If you read and loved The Hunger Games series, then I think I have the next thing for you. Matched, by Ally Condie, is the first novel in a three-part series that I picked up while in Dublin, and I wasn’t able to put it down again until I was finished.
Set in the dystopian future, Matched follows the story of a girl named Cassia, who lives in a society where everything is chosen for its people based on mathematical algorithms. The story begins at the Matching Ceremony, where Cassia, and others her age, will be matched with their perfect mate. However, following the ceremony (and due to a series of events), Cassia finds herself falling in love with another boy, thus causing her to question everything the Society taught her to understand.
I don’t want to go into too much detail regarding the plot, because the author unfolds the story beautifully using a mix of imagery and occasional poetry. I do, however, want to address criticism I’ve seen online regarding the book’s similarity to The Giver. While the theme of the story (a dystopian society), including specific elements like the matching and job selections, remain the same as The Giver, much of the story is original and based on the author’s own creative genius. In fact, I believe many of these critics lack the literary comprehension of theme to full appreciate this book’s uniqueness. If they are so angry that the large theme of Matched is so similar to The Giver, then they should be just as equally irritated that The Giver uses many of the same themes as Nineteen Eighty-Four, by George Orwell. I think powerful and popular themes like love, loss, tragedy, and this idea of “Big Brother” are paramount to keeping genres alive that make us question and feel. As a writer myself, I borrow stylistic ideas from other authors that I find fascinating to enhance my own creative ideas. Is that not what authors have done through the ages?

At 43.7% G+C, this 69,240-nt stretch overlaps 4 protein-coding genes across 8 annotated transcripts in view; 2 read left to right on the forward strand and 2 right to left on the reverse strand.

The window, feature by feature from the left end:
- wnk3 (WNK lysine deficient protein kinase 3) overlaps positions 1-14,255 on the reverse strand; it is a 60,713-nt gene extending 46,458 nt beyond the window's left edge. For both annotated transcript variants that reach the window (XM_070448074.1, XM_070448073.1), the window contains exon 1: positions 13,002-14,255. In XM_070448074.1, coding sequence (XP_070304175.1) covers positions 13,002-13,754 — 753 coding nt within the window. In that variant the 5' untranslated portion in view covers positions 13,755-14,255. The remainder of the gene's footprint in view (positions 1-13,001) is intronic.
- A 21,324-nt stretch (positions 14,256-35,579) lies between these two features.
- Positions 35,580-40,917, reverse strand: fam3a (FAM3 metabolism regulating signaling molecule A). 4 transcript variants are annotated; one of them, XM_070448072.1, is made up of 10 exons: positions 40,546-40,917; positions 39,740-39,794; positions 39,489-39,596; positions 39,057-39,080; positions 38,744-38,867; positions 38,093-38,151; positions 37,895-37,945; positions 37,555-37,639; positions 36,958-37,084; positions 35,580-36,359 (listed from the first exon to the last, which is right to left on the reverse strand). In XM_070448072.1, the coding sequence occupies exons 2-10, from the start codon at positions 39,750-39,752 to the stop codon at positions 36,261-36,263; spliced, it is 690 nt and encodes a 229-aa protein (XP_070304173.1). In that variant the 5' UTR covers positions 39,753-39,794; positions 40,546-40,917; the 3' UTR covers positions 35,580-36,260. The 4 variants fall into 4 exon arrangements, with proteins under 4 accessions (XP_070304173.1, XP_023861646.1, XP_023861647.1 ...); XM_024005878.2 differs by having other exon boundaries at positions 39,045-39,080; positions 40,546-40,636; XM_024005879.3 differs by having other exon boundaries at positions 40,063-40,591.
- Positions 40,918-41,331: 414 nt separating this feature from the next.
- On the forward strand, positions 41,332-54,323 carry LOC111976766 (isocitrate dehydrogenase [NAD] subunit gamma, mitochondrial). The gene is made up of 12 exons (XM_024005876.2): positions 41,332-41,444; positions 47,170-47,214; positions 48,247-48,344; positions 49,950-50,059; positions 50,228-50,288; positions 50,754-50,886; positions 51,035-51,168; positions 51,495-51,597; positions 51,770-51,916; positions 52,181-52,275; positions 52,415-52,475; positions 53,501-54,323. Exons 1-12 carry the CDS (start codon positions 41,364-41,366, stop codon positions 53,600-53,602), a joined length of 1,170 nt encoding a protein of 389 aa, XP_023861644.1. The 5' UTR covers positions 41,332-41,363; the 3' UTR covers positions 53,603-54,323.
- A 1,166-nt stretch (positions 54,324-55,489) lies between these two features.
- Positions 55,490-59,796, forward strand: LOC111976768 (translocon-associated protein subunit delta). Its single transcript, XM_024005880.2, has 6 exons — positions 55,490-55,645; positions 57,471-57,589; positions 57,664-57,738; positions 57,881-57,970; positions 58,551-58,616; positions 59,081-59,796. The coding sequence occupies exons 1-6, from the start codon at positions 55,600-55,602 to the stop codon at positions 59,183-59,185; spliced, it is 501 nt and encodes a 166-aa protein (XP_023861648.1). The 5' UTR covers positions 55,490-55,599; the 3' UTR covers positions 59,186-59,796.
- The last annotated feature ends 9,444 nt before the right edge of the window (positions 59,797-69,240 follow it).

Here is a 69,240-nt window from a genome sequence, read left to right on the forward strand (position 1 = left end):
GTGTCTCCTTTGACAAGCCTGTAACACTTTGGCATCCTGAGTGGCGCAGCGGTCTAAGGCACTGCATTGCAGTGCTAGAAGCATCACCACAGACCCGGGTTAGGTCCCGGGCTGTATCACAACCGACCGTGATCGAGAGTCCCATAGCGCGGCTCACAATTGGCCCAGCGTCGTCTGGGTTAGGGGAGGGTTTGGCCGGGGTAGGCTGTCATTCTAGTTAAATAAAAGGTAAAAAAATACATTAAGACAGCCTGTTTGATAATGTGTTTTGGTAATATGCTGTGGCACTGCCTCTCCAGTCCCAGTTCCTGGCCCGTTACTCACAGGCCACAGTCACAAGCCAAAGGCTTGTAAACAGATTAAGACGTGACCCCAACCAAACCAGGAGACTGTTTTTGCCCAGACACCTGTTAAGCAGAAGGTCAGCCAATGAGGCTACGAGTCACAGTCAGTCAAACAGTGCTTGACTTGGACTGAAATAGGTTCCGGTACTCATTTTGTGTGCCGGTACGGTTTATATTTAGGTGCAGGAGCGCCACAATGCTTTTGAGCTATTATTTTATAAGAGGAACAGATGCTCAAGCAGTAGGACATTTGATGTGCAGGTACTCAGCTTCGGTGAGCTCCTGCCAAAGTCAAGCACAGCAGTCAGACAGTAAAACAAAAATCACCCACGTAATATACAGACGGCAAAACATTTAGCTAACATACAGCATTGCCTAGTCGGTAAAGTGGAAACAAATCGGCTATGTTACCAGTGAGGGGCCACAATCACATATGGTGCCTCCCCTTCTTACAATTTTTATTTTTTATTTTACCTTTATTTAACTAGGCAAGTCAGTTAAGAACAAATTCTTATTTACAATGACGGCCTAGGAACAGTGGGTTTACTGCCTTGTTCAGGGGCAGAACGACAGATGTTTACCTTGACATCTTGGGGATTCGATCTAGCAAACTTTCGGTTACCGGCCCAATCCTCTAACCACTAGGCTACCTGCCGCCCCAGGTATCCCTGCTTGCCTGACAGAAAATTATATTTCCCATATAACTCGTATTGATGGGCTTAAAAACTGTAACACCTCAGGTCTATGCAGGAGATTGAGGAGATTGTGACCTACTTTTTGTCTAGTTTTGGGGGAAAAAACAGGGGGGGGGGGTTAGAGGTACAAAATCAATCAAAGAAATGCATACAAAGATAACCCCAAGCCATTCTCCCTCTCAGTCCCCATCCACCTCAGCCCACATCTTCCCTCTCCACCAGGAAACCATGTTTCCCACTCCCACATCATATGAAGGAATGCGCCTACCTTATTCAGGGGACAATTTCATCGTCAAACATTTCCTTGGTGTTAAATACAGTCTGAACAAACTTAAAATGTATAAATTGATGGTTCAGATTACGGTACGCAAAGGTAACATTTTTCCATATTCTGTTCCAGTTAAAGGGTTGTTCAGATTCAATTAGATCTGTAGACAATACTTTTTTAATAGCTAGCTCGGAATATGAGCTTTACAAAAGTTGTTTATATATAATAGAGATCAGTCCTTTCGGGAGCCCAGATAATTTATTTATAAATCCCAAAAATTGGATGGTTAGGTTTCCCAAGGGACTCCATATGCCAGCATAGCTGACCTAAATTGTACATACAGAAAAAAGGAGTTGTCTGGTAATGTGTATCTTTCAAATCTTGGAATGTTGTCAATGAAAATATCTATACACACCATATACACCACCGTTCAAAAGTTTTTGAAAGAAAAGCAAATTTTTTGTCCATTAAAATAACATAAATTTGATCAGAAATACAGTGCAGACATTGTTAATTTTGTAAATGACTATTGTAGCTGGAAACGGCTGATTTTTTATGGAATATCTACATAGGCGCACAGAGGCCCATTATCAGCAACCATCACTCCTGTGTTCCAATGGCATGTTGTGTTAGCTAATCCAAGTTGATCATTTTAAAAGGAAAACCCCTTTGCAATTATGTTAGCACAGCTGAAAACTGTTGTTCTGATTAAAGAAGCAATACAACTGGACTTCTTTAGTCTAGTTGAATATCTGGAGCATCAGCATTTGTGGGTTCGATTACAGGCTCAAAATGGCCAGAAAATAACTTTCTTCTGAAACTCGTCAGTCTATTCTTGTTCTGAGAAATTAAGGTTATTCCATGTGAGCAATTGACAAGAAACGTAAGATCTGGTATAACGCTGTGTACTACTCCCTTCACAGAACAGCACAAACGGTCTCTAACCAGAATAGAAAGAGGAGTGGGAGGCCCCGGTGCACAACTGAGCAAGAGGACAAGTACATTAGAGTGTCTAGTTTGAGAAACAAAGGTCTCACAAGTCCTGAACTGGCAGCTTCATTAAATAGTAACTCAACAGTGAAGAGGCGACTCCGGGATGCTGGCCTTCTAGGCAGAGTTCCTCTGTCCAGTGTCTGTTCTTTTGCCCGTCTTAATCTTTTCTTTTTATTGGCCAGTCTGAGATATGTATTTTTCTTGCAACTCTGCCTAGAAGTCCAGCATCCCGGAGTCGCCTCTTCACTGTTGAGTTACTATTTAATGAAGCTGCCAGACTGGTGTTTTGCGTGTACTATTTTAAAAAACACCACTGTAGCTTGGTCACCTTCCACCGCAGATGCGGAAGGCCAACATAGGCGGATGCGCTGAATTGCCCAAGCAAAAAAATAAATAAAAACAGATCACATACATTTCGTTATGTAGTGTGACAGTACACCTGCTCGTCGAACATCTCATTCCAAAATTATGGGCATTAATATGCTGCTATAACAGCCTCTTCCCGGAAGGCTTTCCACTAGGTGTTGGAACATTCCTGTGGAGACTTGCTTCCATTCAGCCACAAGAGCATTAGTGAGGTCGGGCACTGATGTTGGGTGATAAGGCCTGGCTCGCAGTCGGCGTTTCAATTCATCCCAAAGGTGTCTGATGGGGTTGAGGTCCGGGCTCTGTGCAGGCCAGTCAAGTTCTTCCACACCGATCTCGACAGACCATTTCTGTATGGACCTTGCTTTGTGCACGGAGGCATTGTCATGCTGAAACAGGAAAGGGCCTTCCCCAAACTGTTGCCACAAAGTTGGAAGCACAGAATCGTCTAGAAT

This being said, I love how Ally Condie “borrows” this idea of a dystopian society and makes it her own. Unlike The Giver, she provides us with a mature romantic triangle, deeply rooted in a coming-of-age story that keeps the audience guessing. Her characters are complex and new, and surprising details continuously arise, making us question the foundation of both the Society and Cassia’s understanding of its control. I can easily say that I recommend this story, as I am currently onto the second part of the trilogy, Crossed, and I am not slowing down any time soon.